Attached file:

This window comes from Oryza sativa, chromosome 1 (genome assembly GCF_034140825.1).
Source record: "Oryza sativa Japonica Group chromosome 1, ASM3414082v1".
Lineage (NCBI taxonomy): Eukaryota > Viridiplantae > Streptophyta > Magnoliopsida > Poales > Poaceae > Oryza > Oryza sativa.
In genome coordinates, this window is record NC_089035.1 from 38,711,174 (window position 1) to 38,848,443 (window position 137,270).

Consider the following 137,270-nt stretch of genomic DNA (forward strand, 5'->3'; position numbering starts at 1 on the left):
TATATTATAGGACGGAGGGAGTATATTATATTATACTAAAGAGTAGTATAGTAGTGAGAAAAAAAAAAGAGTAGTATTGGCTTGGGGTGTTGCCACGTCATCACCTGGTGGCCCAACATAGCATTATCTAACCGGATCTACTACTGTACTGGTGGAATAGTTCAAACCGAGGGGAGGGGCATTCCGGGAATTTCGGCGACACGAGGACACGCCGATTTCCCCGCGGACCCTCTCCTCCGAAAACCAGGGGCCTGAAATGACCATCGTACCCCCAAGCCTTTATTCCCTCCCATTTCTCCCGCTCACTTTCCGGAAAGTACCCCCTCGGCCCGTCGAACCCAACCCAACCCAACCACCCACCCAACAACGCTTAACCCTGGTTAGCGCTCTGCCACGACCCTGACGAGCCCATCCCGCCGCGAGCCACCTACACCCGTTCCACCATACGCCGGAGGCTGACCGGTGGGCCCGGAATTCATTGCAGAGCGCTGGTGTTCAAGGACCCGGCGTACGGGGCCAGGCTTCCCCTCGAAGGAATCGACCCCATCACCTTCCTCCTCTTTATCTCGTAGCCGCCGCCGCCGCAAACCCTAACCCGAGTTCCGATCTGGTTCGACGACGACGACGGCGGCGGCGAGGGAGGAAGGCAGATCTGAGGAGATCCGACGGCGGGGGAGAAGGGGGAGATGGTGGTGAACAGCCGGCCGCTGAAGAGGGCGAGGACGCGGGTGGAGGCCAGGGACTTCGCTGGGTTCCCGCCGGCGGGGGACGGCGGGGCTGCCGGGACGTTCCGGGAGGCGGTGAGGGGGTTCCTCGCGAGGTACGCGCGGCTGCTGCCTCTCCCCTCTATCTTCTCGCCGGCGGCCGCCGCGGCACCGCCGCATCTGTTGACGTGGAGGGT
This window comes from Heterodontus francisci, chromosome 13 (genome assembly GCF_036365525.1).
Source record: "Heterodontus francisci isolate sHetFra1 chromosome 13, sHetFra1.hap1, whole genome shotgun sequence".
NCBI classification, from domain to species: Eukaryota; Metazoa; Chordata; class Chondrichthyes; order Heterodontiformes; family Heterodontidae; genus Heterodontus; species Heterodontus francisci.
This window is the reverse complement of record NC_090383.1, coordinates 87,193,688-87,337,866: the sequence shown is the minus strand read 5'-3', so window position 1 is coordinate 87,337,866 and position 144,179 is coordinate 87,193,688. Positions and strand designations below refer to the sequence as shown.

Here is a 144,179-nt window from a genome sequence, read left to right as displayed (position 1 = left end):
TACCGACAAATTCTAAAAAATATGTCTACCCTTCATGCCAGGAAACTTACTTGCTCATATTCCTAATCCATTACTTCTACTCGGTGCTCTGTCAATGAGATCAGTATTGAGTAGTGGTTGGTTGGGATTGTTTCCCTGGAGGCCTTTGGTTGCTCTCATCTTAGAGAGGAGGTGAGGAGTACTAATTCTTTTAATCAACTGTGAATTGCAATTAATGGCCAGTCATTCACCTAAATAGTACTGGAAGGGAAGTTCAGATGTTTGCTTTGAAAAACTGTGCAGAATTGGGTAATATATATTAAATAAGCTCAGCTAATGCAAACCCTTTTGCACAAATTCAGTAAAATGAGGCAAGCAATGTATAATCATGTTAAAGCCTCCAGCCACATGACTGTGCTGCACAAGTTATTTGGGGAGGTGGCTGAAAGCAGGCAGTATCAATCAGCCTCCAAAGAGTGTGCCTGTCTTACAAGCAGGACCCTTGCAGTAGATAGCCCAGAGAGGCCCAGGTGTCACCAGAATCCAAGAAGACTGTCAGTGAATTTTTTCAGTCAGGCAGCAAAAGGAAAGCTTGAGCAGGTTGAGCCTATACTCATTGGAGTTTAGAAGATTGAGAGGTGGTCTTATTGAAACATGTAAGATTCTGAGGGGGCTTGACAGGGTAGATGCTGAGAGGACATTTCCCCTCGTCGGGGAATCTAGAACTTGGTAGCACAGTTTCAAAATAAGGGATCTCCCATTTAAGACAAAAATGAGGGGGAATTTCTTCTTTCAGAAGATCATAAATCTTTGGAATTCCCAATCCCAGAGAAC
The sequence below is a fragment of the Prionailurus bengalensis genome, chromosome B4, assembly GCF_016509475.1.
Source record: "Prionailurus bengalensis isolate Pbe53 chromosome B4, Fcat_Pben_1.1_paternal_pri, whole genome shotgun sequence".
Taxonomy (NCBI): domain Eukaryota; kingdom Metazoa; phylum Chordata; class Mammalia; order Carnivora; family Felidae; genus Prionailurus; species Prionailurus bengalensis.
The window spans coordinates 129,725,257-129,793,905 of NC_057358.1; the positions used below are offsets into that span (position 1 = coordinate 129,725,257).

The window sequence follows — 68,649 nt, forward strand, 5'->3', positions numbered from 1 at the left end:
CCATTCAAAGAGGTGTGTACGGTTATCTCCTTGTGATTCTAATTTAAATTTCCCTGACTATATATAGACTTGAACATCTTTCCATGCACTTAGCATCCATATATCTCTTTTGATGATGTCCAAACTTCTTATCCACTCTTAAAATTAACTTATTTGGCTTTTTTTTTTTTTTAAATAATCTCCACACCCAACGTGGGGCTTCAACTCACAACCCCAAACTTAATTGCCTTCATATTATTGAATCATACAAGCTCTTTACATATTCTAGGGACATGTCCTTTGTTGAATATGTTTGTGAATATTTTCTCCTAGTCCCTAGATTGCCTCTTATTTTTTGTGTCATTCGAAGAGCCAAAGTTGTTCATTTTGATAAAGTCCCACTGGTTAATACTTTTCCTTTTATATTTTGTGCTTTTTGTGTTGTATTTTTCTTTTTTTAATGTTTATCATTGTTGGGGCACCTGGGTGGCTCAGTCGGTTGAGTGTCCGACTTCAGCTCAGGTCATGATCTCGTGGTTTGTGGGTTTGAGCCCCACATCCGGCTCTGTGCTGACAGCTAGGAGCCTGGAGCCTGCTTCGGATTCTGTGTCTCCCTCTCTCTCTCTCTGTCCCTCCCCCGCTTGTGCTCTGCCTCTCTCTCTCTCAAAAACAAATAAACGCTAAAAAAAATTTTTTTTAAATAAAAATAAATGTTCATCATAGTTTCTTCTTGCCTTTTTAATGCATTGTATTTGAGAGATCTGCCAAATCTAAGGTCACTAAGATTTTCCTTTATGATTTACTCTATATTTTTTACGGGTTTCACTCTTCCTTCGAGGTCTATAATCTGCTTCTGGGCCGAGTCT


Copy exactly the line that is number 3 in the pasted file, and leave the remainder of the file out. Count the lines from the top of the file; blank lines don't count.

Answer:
Lineage (NCBI taxonomy): Eukaryota > Viridiplantae > Streptophyta > Magnoliopsida > Poales > Poaceae > Oryza > Oryza sativa.